The NAACP and its Mississippi State Conference are pushing for a federal investigation into why poor Black people were shut out of receiving COVID-19 funding.
If there was one state that could benefit from $15.7 billion in COVID aid, it was Mississippi, given it is the poorest state in the US. After struggling to access supplies and proper healthcare, its minority residents outpaced the rest of the country in COVID infections and deaths.
Represented by the Southern Poverty Law Center an administrative complaint, they claim the misappropriation of state funds violated Title VI of the Civil Rights Act of 1964. SPLC Attorney Keisha Stokes-Hough said the state has one of the most vulnerable healthcare systems in the country, particularly for Black people. Black communities only had one physician for every 2,000 people and the Delta variant surge only escalated the need for help.
“What you see across the state, particularly in rural areas where Black people live is that hospitals are closing, clinics are closing. The state has also failed to expand Medicaid, which has worsened all of these problems,” said Stokes-Hough. “In Jackson, for instance, you had COVID patients who were being treated in an open air parking garage, adjacent to the hospital because the hospital was just too full.”
When community groups and faith leaders needed supplies to share with the community, the state failed to deliver personal protective equipment (PPE) and invested in testing and vaccination sites that were inaccessible to poor Black people without transportation. If billions of dollars in financial assistance was being used, it wouldn’t go unnoticed.
The SPLC and NAACP reached out to the Mississippi Emergency Management Agency and Mississippi Department of Health to figure out where the money was going.
More from the complaint:
During the COVID-19 pandemic, the state of Mississippi and other public and private organizations in the state received $15.7 billion in pandemic financial assistance. Despite receiving billions of dollars, the state failed to develop a plan to distribute vaccines equitably, which has resulted in disproportionate rates of sickness, hospitalization and death, according to the complaint filed with the Federal Emergency Management Administration and the Department of Health and Human Services. It notes that the state has seen “devastating impacts by race, ethnicity, and national origin, especially in low-income communities.”
The state largely ignored requests by the NAACP throughout the pandemic that it strengthen its civil rights and health equity efforts. By September 2021, Mississippi had the highest death rate from COVID-19 in the country and one of the highest in the world.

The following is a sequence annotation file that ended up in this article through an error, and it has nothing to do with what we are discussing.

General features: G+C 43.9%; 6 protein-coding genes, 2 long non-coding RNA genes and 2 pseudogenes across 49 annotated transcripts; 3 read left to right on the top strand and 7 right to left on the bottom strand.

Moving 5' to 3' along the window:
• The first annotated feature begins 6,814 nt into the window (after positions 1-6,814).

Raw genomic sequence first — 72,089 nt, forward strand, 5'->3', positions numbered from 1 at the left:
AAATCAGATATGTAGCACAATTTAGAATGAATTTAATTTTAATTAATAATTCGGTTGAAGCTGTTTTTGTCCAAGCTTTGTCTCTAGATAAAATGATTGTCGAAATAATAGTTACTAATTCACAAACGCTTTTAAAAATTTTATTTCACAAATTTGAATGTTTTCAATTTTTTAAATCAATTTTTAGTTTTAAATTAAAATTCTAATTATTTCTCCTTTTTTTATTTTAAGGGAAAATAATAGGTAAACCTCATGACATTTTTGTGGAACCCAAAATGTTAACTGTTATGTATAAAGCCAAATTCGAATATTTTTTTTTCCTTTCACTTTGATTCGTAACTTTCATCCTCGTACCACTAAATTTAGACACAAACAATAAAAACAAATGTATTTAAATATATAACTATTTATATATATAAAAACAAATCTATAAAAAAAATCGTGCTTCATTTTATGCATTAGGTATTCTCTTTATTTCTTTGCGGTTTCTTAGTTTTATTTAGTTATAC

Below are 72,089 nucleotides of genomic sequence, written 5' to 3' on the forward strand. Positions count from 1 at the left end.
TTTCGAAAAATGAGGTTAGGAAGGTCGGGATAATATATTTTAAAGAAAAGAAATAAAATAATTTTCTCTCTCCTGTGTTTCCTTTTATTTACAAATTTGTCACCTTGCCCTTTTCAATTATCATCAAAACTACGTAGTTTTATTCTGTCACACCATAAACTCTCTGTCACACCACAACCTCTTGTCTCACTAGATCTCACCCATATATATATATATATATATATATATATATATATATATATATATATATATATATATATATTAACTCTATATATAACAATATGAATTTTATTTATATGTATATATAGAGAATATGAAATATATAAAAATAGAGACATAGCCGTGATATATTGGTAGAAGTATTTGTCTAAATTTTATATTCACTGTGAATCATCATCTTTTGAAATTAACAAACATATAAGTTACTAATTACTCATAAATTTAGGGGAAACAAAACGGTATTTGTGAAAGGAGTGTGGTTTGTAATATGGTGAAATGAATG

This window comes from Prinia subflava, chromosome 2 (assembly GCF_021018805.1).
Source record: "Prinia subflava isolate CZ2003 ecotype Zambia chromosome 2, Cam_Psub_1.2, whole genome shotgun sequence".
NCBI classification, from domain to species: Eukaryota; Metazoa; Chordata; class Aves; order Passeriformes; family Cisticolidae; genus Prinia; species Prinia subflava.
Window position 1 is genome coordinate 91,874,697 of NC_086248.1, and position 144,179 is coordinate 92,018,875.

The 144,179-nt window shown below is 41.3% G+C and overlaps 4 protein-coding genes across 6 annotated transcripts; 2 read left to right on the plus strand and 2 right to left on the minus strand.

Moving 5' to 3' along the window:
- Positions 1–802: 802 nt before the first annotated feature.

So far, the NAACP and SPLC found millions meant for the Rental Assistance for Mississippians Program was given to a law firm in Jackson who then evaluated the tenants’ qualifications for assistance, per The Washington Post. In another instance, money for Temporary Assistance to Needy Families was siphoned away to former NFL player Brett Farve for speech appearances he never showed up to, per NPR. Farve ended up repaying the state as a result and apparently didn’t know he was receiving welfare funds.
Ultimately, this boils down to not establishing an equitable plan of distribution.
“When government agencies receive federal funding for health purposes and emergency purposes, they’re required to be thoughtful in developing equity plans to make sure that all communities are served by the federal dollars. And that equity plan should consider not only race and ethnicity, but factors like rural population versus urban populations,” said Stokes-Hough.
FEMA and the Department of Health and Human Services are investigating the distribution of the funds in response to the complaint. Moving forward, Stokes-Hough said she hopes to work with legislators to make sure money coming in the state is going to the people who need it. The Mississippi Department of Health reported of the 250,599 confirmed COVID cases in the Black community, 4,565 of them died as of May 9, 2022.
“There’s been loss of life that can’t be recovered. So even as the community groups have done what they could, it doesn’t change what could have been done in the early days to invest in medical infrastructure. When you think about how things could have been different, if the state had utilized the funding that they received in a deliberate and equitable way, it’s really disheartening,” said Stokes-Hough.